His CV didn’t look particularly well. He had only one item to list under Prior Occupation, the exact same item under Experience and to make the matters worse – it did take him a while to pick up any new training material and apply it. See, he was just a simple man – a nobody. An anybody. You couldn’t find them more ordinary than him. I bet if we sat down and compared ourselves against him, you and I would have far more to boast about. Our CVs would most definitely beat his (by far). How could a raw and potentially rude, uneducated fisherman trump us?
Apostle Peter was extremely underqualified. Many of the other disciples were too and that’s exactly the point. By any standards, today’s or during their time they were supposed to pathetically fail. But they didn’t. Peter was extremely impulsive, very quick to speak and a massive risk taker. Stuff you wouldn’t want to appear on your job application nowadays. Yet he got the job, the promotion, the bonuses and the retirement.
When God was finished with creation he looked at it and it was very good. One should note that “very good” in God’s eyes is indeed – very good. So it went on for a while like this, until one day God gave another look to creation, but this time the picture was different. This time the Lord did not rejoice, but instead “he was grieved that he had made man on the earth, and his heart was filled with pain” (Genesis 6:6, NIV). He decided to wipe away what he had made, but Noah found favor in His eyes. So he spared him. This went on for a while until one other day the Lord said to Noah and his sons “I establish my covenant with you: Never again will all life be cut off by the waters of a flood; never again will there be a flood to destroy the earth” (Genesis 9:11, NIV).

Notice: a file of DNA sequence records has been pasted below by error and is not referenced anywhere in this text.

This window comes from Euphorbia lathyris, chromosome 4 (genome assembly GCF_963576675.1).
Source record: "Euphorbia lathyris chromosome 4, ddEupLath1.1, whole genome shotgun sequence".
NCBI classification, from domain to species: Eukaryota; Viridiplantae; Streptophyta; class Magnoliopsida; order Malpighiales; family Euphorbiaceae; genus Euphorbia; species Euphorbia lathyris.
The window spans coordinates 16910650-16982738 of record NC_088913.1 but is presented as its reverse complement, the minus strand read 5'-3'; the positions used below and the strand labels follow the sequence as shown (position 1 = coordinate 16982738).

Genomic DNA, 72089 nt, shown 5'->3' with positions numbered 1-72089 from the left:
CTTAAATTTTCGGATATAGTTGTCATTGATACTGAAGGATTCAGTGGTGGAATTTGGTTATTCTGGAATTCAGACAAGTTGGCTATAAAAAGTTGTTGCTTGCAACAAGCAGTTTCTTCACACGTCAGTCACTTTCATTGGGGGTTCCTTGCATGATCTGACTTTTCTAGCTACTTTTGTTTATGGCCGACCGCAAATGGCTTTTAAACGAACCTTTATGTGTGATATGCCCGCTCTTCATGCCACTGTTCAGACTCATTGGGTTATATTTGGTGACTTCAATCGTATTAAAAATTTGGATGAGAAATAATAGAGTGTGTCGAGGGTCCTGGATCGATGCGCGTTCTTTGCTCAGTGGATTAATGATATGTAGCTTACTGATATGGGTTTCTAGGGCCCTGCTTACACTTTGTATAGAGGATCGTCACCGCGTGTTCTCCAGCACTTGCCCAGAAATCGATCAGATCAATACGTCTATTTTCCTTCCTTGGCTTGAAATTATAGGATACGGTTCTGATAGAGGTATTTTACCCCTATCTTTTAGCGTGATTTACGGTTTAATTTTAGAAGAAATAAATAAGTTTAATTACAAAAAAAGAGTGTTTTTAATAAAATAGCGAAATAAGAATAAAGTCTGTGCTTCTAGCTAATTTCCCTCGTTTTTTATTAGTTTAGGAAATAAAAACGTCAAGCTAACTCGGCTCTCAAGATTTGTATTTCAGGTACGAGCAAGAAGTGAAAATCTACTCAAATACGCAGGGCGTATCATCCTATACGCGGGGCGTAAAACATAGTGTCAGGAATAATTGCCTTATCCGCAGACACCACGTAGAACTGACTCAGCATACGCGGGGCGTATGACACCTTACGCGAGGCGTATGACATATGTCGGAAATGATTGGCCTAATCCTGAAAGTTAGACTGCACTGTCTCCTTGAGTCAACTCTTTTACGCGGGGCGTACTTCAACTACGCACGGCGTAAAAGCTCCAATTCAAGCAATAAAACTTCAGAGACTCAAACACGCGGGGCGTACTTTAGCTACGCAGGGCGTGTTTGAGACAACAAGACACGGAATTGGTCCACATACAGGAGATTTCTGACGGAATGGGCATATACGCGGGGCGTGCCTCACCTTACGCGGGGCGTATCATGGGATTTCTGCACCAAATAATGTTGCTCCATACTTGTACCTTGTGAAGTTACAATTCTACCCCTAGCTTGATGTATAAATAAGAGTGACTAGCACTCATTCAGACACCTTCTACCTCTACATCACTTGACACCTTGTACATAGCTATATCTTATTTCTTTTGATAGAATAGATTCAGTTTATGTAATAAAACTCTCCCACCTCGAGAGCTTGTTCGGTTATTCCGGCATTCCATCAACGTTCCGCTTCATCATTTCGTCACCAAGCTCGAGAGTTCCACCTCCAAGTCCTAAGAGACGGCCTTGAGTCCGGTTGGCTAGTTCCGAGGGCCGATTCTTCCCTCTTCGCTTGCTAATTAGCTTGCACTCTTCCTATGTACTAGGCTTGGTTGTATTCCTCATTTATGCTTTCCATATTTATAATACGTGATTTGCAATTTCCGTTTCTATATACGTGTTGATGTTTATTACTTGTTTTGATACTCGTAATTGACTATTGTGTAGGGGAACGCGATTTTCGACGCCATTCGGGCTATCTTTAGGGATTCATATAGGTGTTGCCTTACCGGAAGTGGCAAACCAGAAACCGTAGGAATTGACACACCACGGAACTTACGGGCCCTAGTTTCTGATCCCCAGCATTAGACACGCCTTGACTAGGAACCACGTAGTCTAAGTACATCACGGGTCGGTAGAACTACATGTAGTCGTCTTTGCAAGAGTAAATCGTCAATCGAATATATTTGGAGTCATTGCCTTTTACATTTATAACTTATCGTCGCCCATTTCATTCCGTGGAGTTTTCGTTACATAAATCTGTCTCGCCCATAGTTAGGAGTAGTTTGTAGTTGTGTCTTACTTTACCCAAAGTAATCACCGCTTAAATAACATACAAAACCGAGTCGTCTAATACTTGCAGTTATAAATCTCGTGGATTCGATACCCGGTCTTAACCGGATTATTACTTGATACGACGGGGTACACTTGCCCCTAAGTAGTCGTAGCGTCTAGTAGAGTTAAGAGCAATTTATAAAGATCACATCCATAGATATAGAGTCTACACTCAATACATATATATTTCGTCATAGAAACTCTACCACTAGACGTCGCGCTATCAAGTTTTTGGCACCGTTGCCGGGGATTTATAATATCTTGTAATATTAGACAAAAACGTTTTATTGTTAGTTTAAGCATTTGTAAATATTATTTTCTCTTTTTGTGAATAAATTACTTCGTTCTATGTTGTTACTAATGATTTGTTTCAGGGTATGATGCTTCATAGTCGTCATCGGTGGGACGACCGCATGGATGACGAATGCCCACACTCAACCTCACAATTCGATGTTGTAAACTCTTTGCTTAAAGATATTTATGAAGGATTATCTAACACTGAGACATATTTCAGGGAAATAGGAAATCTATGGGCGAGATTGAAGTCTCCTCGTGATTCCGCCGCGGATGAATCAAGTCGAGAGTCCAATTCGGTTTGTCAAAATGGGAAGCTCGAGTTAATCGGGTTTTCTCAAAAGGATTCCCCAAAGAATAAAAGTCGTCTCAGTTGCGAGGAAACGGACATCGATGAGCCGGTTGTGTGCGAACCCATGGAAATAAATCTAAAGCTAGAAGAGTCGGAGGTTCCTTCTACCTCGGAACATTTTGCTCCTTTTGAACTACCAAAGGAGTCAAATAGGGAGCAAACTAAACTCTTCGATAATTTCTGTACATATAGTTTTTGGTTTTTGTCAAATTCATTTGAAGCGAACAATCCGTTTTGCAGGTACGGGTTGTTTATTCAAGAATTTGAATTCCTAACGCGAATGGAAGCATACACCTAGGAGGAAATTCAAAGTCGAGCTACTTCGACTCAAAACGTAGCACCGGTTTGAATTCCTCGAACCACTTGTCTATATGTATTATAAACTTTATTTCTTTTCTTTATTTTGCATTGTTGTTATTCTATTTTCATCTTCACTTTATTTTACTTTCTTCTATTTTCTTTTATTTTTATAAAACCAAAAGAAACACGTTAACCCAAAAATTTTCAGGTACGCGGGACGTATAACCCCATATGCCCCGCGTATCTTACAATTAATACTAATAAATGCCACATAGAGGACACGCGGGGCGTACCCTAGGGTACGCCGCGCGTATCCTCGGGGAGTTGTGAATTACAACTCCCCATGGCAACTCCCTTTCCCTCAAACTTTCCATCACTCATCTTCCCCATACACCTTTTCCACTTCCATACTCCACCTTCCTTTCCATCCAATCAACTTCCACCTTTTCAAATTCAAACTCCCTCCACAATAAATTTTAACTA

I cannot help but wonder what went through God’s “mind” between the time of completing creation and the events of Genesis 6. Even more – what changed from Genesis 6 to Genesis 9? There’s little we can know about it, besides that God set off on a mission – a mission that’s one of a kind.
See, when, let’s say your TV breaks down and you want to continue watching TV – you have two options. Either repair it or get a new one, the latter being the more convenient, easier one. While the flood was God’s way of starting all over again – more convenient and certainly quicker, his covenant with Noah and later on with many others is rather astonishing. He basically said “I won’t get rid of you, but will do whatever it takes to fix you up – make you look good again; as good as you were when I first looked at you.” This might also seem easy until you grasp the scale of the repair that needed to be done. Consequentially, that decision didn’t come at no expense for God. The toll was the death and resurrection of His Son – a rather high price, but as I said – a lot needed fixing.
Our prayers toward God speak a lot about our faith, as well as about the way of living which we have. If we constantly pray for material benefits, financial security and independence, perhaps even perfect health, then these things must be more important for us than God is. Moreover, this is a sign that our life spins around them.